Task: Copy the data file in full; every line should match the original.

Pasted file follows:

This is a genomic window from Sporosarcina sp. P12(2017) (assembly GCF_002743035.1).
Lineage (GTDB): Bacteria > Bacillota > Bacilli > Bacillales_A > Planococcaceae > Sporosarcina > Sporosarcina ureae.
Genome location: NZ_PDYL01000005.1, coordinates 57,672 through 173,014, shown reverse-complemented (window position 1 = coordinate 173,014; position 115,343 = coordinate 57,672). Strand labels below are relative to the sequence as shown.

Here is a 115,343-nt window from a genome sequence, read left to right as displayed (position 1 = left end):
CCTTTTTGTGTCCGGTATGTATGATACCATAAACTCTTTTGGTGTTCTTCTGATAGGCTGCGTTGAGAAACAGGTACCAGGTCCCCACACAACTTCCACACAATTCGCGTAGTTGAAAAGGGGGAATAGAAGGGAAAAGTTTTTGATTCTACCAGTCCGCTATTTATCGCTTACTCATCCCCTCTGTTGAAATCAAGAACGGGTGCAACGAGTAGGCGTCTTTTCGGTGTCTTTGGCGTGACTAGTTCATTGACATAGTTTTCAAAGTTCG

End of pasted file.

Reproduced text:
This is a genomic window from Sporosarcina sp. P12(2017) (assembly GCF_002743035.1).
Lineage (GTDB): Bacteria > Bacillota > Bacilli > Bacillales_A > Planococcaceae > Sporosarcina > Sporosarcina ureae.
Genome location: NZ_PDYL01000005.1, coordinates 57,672 through 173,014, shown reverse-complemented (window position 1 = coordinate 173,014; position 115,343 = coordinate 57,672). Strand labels below are relative to the sequence as shown.

Here is a 115,343-nt window from a genome sequence, read left to right as displayed (position 1 = left end):
CCTTTTTGTGTCCGGTATGTATGATACCATAAACTCTTTTGGTGTTCTTCTGATAGGCTGCGTTGAGAAACAGGTACCAGGTCCCCACACAACTTCCACACAATTCGCGTAGTTGAAAAGGGGGAATAGAAGGGAAAAGTTTTTGATTCTACCAGTCCGCTATTTATCGCTTACTCATCCCCTCTGTTGAAATCAAGAACGGGTGCAACGAGTAGGCGTCTTTTCGGTGTCTTTGGCGTGACTAGTTCATTGACATAGTTTTCAAAGTTCG